SEC 9: How do you protect your data at rest?
Protect your data at rest by defining your requirements and implementing controls, including encryption, to reduce the risk of unauthorized access or loss.
Define data management and protection at rest requirements: Define data management and protection at rest requirements, such as encryption and data retention, to meet your organizational, legal, and compliance requirements.
Implement secure key management: Encryption keys must be stored securely, and rotated with strict access control; for example, by using a key management service such as AWS Key Management Service. Consider using different keys for segregation of different data classification levels and retention requirements.
Enforce encryption at rest: Enforce your defined encryption requirements based on the latest standards and best practices to help protect your data at rest.
Enforce access control: Enforce access control with least privileges and mechanisms, including backups, isolation, and versioning, to help protect your data at rest. Consider what data you have that is publicly accessible.
Provide mechanisms to keep people away from data: Keep all users away from directly accessing sensitive data. For example, provide a dashboard instead of direct access to a data store, and provide tools to indirectly manage the data.
Define data at rest protection requirements
Define requirements that will help you protect your data in transit.
- Identify compliance requirements: Discover the organizational, legal, and compliance requirements your workload needs to comply with.
- Identify AWS compliance resources: Identify resources that AWS has available to assist.
AWS cloud compliance
- Define encryption standards: Define your encryption standard based on the latest available and supported encryption ciphers and protocols.
- Define key management solution: Define a key management solution; for example for workloads using Amazon S3, consider using AWS Key Management Service (AWS KMS) for encryption at rest.
AWS Key Management Service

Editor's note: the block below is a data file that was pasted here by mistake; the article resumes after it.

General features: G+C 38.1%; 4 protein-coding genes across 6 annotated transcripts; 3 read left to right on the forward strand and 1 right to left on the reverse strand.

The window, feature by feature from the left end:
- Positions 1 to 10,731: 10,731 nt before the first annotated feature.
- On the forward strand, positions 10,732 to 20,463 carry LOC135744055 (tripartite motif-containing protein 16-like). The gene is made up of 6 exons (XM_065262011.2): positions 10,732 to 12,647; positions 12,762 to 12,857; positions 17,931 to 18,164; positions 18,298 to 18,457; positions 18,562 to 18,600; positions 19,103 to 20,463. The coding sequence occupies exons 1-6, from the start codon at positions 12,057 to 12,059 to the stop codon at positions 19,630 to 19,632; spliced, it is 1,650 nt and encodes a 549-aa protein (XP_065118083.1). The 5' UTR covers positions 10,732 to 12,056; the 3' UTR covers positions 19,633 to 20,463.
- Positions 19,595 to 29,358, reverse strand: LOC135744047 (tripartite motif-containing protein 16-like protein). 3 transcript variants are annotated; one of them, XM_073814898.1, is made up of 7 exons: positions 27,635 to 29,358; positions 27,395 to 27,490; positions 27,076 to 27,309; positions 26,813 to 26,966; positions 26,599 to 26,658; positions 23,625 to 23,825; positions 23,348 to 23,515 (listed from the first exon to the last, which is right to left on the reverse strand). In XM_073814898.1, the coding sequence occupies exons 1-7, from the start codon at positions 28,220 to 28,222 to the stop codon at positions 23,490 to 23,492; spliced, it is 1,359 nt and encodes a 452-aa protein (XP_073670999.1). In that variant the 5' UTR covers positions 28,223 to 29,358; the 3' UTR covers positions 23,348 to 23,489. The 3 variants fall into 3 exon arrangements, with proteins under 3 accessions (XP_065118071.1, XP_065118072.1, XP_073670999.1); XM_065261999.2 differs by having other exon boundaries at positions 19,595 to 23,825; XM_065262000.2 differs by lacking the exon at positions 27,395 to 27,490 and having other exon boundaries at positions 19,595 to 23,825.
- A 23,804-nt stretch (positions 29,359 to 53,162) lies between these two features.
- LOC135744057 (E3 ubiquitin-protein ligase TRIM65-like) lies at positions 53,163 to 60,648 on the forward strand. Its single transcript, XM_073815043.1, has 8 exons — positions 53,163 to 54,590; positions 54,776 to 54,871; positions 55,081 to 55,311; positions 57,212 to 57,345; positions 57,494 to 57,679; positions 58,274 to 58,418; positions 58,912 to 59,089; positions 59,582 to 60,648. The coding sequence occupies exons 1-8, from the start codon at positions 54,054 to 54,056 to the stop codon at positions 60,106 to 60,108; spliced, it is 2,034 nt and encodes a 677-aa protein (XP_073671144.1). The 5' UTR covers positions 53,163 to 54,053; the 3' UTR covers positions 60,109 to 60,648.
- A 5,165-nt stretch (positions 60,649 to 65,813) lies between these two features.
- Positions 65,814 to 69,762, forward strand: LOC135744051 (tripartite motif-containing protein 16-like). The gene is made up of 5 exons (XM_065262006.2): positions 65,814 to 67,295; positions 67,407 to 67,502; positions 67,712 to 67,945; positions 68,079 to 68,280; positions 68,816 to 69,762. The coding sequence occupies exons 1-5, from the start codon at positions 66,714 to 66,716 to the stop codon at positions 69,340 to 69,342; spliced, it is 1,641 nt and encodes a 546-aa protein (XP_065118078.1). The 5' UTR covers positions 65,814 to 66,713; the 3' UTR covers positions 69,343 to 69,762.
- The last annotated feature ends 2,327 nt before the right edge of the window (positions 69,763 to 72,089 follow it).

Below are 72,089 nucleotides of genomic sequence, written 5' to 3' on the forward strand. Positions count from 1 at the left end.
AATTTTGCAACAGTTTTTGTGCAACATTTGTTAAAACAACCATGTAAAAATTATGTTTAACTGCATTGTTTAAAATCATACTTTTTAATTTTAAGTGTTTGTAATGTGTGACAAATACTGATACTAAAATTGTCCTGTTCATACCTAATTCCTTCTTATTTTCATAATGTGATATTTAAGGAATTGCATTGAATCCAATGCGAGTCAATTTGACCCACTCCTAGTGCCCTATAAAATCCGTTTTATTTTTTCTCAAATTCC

- Define data protection controls: Protect data according to its classification level; for example, secure publicly accessible data by using best practices while protecting sensitive data with additional controls.
- Define data retention requirements: Define your data retention requirements. These include the length of time you need to keep different types of data, and the number of previous versions and copies. For example, log files containing transactional information may only need a single copy to be stored for many years.
- Identify data management tools: Identify tools that will help you manage your data at rest.
- Define mechanisms to keep people away from data: Keep all users away from directly accessing sensitive data. For example, provide a dashboard instead of direct access to a data store, and provide tools to indirectly manage the data.
Implement data at rest protection
Implement controls to help protect your data at rest.
- Enforce encryption at rest: Enforce your defined encryption requirements based on the latest standards and best practices. For example, implement an S3 bucket policy that only allows objects encrypted by
AWS KMS to be stored.
Protecting data using server-side encryption with AWS KMS-managed keys (SSE-KMS)
- Enforce access control: Enforce access control with least privileges, including access to encryption keys.
Introduction to Managing Access Permissions to Your Amazon S3 Resources
- Use AWS Secrets Manager: AWS Secrets Manager is an AWS service that makes it easier for you to manage secrets.
Secrets can be database credentials, passwords, third-party API keys, and even arbitrary
AWS Secrets Manager
- Separate data based on different classification levels: Use different AWS accounts for data classification levels.
AWS Multiple Account Security Strategy
- Implement mechanisms to keep people away from data: Mechanisms include using dashboards such as Amazon QuickSight to display data to end users, and automated configuration for administrators such
as AWS CloudFormation.
- Review AWS KMS policies: Review the level of access granted in AWS KMS policies.
Overview of managing access to your AWS KMS resources
- Configure encryption in Amazon S3: For Amazon S3 you can encrypt objects using client-side or server-side techniques
S3 object encryption
- Review S3 bucket and object permissions: Regularly review the level of access granted in Amazon S3 bucket policies. Best practice is to not have publicly readable or writeable buckets. Consider using AWS Config to detect buckets that are open, and Amazon CloudFront to serve content from S3
AWS Config Rules
Amazon S3 + Amazon CloudFront: A Match Made in the Cloud
- Enable Amazon S3 versioning
- Configure encrypted Amazon Machine Images (AMIs): Copying an existing AMI with encryption enabled will automatically encrypt root volumes
AMIs with encrypted Snapshots
- Review Amazon EBS and AMI sharing permissions: Sharing permissions can allow images and volumes to be shared to AWS accounts external
to your workload.
Sharing an Amazon EBS Snapshot
- Configure Amazon RDS encryption: Configure encryption for your Amazon RDS DB clusters and snapshots at rest by enabling the encryption option.
Encrypting Amazon RDS resources
- Configure Amazon DynamoDB encryption: DynamoDB encryption at rest encrypts data at rest using an AWS KMS managed encryption key.
Amazon DynamoDB encryption at rest
- Consider AWS Encryption SDK: Use the AWS Encryption SDK with AWS KMS integration when your application needs to encrypt data client-side.
AWS Encryption SDK